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Steve Walker hammering a mokume bracelet circa 1988
Forging mokume at the Gram's plant, Rochambeau Ave, Andover circa 1985.
Sue Walker cuts up a mokume billet in the 1980s.
Christmas 2005 at One Main Street in Andover
Celebrates Silver Anniversary
A quarter century ago Stephen Walker left his job to try his hand at self employment as a craftsman jewelry designer and metalsmith. It was over the Christmas and New Year Holidays in 1983 that the transition of working as an hourly employee for Markusen Metal Studios in Kendall, NY to sole proprietor and aspiring artistic entrepreneur took place. At the time his dream of living the life as a silversmith or handmade jewelry craftsman seemed like the stuff of hippie fantasy.
Walker began working in precious metals more than a decade before, gradually beginning his career in art class at Andover Central School in the early 1970s. After a year tramping around Europe he enrolled in art school at Alfred University. He then transferred to Syracuse University where he earned his BFA degree in Silversmithing and Jewelry design in 1980. At Syracuse he met his wife Susan, who was a marketing and public relations major. After Syracuse the Walkers married and Stephen earned his MFA degree in Metals Arts at Southern Illinois University at Carbondale in 1982. For the next year and a half Stephen worked for wages while he developed his own line of designs and a business plan.
In 1983 a successful sale at the Clothesline Art Festival in Rochester gave Walker the confidence he needed to quit his job and return to Andover to set up his own studio. Workshop space was offered on very friendly terms by Karl Wittie and later by Jim and Greta Gram, local entrepreneurs and community boosters. For several years the Walkers traveled to Arts Festivals around the US to market their “married metal” jewelry and vessels made by combining the colors of silver, brass, copper and bronze.
At first there was very little exposure to a local Allegany County audience, but this changed in 1986 with the creation of the Allegany Artisans Studio Tour. The Studio Tour helped Walker and many other local craftsmen and artists develop hometown appreciation for their art when they had previously relied largely on the sales at events in larger markets, further from home.
In the early 1990s Walker began to concentrate more on the Celtic heritage that had originally inspired him in High School. A Line of wedding rings based on medieval Scottish and Irish art were soon being made in Andover and bought by customers all over the US and Canada by mail order. This was a time of rapid growth when Stephen began to hire multiple employees and advertise nationally in Scottish and Irish cultural magazines as well as in Smithsonian Magazine. In 1992 the Walkers bought the same building at One Main Street where Karl Wittie had rented him a room eight years earlier. The building was used solely as workshop space until 1997 when a permanent storefront sales room was added. This was the same year that Susan Walker quit her position teaching math at Alfred State to work full time as business manager for the growing family company. The showroom also stocks work by jewelers and other Celtic craftsmen and artists from Scotland and Ireland with the Walkers making annual overseas trips for business and research.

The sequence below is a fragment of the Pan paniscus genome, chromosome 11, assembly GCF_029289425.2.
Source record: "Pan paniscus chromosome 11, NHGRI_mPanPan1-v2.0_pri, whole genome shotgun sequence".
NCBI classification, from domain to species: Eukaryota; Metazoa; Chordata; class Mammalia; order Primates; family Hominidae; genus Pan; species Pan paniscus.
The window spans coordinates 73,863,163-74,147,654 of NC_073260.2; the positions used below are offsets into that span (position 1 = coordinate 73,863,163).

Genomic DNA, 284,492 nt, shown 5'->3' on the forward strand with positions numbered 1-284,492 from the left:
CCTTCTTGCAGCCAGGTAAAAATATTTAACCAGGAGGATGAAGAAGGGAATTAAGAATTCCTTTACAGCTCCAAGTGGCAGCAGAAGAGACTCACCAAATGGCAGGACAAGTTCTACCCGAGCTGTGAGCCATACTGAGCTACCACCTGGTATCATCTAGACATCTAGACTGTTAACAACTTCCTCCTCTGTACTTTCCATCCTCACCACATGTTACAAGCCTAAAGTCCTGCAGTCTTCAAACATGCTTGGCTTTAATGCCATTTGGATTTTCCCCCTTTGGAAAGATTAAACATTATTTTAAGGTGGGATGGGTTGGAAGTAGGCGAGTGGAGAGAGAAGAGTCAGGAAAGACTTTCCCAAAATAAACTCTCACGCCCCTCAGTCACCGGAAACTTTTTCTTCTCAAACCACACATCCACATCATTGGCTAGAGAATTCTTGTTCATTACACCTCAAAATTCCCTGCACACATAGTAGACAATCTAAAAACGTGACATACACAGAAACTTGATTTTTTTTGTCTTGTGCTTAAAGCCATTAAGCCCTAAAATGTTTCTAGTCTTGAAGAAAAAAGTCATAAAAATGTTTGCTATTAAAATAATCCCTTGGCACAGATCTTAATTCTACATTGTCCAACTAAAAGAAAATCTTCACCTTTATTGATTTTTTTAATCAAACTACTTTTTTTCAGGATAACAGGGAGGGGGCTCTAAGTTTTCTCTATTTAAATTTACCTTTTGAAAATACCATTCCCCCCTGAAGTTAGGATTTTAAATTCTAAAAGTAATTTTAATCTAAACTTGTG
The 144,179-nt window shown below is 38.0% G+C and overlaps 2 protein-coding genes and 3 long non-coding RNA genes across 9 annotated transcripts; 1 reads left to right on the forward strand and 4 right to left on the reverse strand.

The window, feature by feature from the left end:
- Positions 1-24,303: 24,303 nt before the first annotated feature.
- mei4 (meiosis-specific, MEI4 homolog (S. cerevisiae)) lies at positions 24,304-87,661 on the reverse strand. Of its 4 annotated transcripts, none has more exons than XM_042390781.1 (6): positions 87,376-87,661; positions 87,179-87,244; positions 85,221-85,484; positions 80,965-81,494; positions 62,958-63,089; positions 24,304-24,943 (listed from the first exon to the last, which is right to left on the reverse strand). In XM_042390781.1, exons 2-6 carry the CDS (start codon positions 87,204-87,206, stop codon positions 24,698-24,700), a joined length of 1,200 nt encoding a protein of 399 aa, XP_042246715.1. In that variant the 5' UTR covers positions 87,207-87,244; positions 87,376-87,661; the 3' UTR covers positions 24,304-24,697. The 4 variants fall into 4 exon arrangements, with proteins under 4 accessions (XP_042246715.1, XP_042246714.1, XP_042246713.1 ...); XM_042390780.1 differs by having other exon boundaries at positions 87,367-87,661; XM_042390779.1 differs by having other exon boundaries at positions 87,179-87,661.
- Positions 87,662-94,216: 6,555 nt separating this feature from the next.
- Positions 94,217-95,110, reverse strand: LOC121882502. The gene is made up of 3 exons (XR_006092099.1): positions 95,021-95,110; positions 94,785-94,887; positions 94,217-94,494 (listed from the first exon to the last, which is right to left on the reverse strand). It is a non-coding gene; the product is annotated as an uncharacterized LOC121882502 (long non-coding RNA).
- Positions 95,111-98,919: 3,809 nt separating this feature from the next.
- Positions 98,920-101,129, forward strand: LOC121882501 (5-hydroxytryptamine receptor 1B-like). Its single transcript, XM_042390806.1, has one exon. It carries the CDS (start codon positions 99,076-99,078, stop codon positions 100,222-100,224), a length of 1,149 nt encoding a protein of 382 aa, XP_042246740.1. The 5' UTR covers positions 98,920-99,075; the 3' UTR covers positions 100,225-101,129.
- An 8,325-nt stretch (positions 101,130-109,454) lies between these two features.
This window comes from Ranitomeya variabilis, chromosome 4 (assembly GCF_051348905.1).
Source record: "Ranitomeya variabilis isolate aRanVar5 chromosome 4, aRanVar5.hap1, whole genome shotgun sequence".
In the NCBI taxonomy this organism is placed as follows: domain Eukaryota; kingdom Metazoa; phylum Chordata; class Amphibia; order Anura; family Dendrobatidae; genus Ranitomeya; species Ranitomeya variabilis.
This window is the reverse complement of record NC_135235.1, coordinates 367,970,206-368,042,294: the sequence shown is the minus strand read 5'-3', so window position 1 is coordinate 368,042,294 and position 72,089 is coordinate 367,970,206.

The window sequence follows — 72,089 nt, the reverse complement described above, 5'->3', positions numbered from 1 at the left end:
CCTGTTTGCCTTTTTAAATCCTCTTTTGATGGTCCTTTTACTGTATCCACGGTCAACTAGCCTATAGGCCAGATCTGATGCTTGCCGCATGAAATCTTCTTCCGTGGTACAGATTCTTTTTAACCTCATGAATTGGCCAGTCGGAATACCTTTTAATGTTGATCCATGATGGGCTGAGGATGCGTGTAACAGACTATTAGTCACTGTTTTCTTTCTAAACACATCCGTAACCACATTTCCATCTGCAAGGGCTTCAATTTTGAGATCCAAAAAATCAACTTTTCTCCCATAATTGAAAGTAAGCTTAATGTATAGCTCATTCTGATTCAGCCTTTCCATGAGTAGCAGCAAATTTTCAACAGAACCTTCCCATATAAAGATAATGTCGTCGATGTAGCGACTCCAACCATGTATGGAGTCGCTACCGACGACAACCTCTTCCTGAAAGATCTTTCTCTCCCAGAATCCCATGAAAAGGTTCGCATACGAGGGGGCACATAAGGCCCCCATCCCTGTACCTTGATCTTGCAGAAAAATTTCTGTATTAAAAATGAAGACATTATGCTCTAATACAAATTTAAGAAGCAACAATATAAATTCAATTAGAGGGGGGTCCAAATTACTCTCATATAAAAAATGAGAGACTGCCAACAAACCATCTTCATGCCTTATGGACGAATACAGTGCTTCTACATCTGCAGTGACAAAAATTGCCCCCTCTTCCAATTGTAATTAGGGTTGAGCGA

The internet greatly changed the dynamic of Walker Metalsmiths as it offered a much more efficient way to reach the niche customers that make up a large portion of Walker’s audience. The Walker’s web page was soon very competitive on the search engines at a tiny fraction of the cost of magazine advertising. The web also put Walker in touch with many other Celtic artists and historical researchers around the world. Articles on Celtic art and culture that Walker originally published on his web page led to a sort of second career. Stephen has been invited to write for several books and periodicals on the topic of Celtic art and has also been invited to present at academic conferences on medieval and Celtic studies in Ireland and Australia. Perhaps the highlight of this adventure was when he was allowed direct access to inspect the famed 8th century A. D. Ardagh Chalice under the microscope at the National Museum of Ireland in January 2008. What he learned from this research will be presented to the Irish Medieval Conference in Limerick in June 2009.
After a lifetime of helping Dad at the shop and at art festivals, Andrew Walker, the oldest of the Walker’s six children, opened his own shop in Rochester in 2007 to help market the family line. In May 2009 the Rochester store relocated to Fairport, NY with Jeanne Walker as manager. The younger children have all showed various levels of interest and have each helped in their own ways, ranging from introducing new designs, helping with sales and crafting the jewelry and even getting involved in web page design.
The Walkers celebrated the silver anniversary of their business with an open house January 2 & 3, 2009. Free Celtic Music CDs were given to each visitor on those days. There was a special contest for whoever could bring in the oldest piece of jewelry that Stephen Walker had made. Many older pieces of jewelry were presented, but only one was older than 25 years. The prize, a $100 gift certificate, was won by Deb Padden, who brought in a pendant that she had bought for $5 from Steve in 1974. At the time she and Steve were both seniors at Andover Central School. The pendant was a Christmas gift for Deb's boyfriend Larry. Deb and Larry have now been happily married for over 30 years.